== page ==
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InfoSec News Nuggets 04/09/2021

Italian man arrested after allegedly paying hitman in cryptocurrency

According to a Europol alert on Wednesday, the suspect dove into the darkest corners of the internet to find a hitman and eventually located a website claiming to offer these services on the dark web. It is necessary to use the Tor network to access the deep web — an underlayer that is not indexed by typical search engines — and a sector of this area, known as the dark web, is where illegal activities and purchases take place.  After contact was made, someone apparently happy to perform the task of assassinating his ex-girlfriend was paid roughly €10,000 in Bitcoin (BTC). However, Europol and the Italian Postal and Communication Police apparently caught wind of the plan and an “urgent, complex crypto-analysis” was performed. 


Wine scams spiked during COVID-19 lockdown

Absolute monsters. Wine-themed domain registrations rose once COVID-19 lockdowns took hold, some of them malicious and used in phishing campaigns, Recorded Future and Area 1 Security said in a joint report out Wednesday. “As the interest in virtual happy hours and get-togethers increased so did the increase in wine-themed domain registrations,” the report states. Amid the COVID outbreak, alcohol has proven itself a target for hackers — but it hasn’t been clear before that scammers were trying to exploit people who were staying home and imbibing more. Alcohol delivery service Drizly, for instance, suffered a breach in July, while ransomware hit liquor and wine maker Brown-Forman around the same time.


Why Didn’t Government Detect SolarWinds Attack?

Two senators are pressing the Department of Homeland Security to explain why its Einstein system failed to detect the SolarWinds supply chain breach that affected nine federal agencies as well as private corporations. “Signature-based intrusion detection and intrusion prevention systems are largely limited to detecting previously seen threats – they are ineffective at identifying or blocking sophisticated and novel attacks like the SolarWinds hack,” according to the letter addressed to Brandon Wales, the acting director of DHS’ Cybersecurity and Infrastructure Security Agency. “As this committee warned nearly five years ago, ‘Current reliance on decades old signature-based detection technology limits the effectiveness of Einstein against advanced persistent threats.'”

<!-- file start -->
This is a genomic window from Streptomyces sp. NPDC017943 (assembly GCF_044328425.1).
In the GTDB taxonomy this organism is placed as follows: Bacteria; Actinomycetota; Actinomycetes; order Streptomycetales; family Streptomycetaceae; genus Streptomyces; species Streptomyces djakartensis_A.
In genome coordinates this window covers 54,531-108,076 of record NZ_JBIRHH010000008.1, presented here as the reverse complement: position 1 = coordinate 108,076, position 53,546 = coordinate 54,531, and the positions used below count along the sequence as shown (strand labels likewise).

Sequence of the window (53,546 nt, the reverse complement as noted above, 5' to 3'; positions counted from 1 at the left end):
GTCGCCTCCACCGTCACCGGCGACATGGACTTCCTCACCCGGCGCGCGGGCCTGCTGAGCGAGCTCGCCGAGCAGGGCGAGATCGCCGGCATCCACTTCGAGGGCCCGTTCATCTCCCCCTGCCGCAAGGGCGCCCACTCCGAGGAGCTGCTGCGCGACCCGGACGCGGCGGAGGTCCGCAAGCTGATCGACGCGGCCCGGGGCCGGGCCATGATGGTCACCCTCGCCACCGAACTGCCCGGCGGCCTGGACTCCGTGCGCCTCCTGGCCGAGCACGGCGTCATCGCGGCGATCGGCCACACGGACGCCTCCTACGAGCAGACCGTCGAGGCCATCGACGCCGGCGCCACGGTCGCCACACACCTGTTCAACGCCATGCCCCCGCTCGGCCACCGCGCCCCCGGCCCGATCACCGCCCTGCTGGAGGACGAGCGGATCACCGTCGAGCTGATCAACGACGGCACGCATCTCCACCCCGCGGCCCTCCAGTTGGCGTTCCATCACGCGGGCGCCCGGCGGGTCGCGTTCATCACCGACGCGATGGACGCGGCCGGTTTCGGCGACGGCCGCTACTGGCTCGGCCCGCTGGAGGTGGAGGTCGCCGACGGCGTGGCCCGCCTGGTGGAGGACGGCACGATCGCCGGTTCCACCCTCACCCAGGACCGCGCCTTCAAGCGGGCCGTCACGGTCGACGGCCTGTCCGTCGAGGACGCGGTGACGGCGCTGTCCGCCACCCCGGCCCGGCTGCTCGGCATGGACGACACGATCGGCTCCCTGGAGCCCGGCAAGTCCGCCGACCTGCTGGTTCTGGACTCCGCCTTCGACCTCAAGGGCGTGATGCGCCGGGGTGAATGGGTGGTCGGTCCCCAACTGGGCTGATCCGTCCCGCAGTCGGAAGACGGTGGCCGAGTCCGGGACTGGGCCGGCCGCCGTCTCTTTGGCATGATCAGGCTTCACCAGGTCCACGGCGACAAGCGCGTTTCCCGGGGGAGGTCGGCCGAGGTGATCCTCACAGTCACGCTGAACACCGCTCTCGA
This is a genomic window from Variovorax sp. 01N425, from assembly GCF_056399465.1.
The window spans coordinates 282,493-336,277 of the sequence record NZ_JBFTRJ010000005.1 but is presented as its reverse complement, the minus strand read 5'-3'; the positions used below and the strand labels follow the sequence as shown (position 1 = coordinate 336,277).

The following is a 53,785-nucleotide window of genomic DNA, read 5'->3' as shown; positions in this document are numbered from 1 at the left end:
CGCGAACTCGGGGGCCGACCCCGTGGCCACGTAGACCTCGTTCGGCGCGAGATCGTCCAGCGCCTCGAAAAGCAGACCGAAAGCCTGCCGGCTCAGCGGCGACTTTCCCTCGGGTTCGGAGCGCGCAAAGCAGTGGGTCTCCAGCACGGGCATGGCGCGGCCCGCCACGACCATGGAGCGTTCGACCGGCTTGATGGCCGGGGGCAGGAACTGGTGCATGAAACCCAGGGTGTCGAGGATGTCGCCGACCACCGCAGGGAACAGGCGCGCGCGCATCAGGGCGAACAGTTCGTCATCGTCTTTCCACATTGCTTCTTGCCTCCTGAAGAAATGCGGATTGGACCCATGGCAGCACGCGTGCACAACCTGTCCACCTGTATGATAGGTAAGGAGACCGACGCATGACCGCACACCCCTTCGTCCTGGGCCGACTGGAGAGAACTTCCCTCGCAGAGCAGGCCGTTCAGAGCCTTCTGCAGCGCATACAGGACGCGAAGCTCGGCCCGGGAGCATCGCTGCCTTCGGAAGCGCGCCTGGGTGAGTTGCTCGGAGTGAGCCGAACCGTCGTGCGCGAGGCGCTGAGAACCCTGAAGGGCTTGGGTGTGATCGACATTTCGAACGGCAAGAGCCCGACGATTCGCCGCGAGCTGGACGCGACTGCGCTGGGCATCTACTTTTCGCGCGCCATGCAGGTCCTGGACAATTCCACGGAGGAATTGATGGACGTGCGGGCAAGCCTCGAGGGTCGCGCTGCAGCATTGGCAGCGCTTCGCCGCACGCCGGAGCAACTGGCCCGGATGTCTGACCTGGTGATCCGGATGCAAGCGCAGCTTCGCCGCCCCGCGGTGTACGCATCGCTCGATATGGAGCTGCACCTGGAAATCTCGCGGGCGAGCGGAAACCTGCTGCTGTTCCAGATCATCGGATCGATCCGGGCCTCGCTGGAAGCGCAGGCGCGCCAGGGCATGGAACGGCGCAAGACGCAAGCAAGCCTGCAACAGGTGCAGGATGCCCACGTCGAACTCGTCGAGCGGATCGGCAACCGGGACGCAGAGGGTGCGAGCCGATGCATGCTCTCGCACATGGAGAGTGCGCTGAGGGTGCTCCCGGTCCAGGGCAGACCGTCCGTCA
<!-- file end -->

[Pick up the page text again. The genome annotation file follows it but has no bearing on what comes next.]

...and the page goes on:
Apple’s Find My network now offers new third-party finding experiences

Apple today introduced the updated Find My app, allowing third-party products to use the private and secure finding capabilities of Apple’s Find My network, which comprises hundreds of millions of Apple devices. The Find My network accessory program opens up the vast and global Find My network to third-party device manufacturers to build products utilizing the service, so their customers can use the Find My app to locate and keep track of the important items in their lives. New products that work with the Find My app from Belkin, Chipolo, and VanMoof will be available beginning next week.


Hackers are abusing Discord, Slack file-sharing to distribute malware

Hackers are increasingly using Slack and Discord to distribute malware to unsuspecting victims, according to Cisco Talos research published Wednesday.  Suspected cybercriminals have been uploading files to the platforms, which are then stored within the apps’ content delivery networks, resulting in a link to malicious content. Attackers then share the links outside of Slack and Discord — over email or on other chat applications, for instance — allowing hackers to share the link wherever they want. It’s the kind of workaround that could allows hackers to meet targets where they already are — on platforms they trust and need to conduct business or socialize — which could allow them to boost the success of any social engineering efforts. 


Digital artists meet scam artists, as criminals pounce on NFT craze

Many people have never even heard of non-fungible tokens. And yet, it’s become such a hot trend that scammers have taken notice and are attempting to lure current and prospective traders onto NFT-themed phishing and fraud websites. For the uninitiated, NFTs are unique tokens that accompany original and collectible digital artwork or videos that can be sold or traded as a form of cryptocurrency, with transactions registered on the blockchain. Many of the earlier NFTs involved illustrations of kittens, but they can take the form of just about anything. For instance, a collage created by digital artist Mike Winkelmann, aka Beeple, recently earned $69.4 million in an auction, while the first-ever tweet from Twitter CEO Jack Dorsey was digitally pawned for $2.9 million. Meanwhile, it was also just announced NFL quarterback Tom Brady is forming his own NFT company, Autograph.

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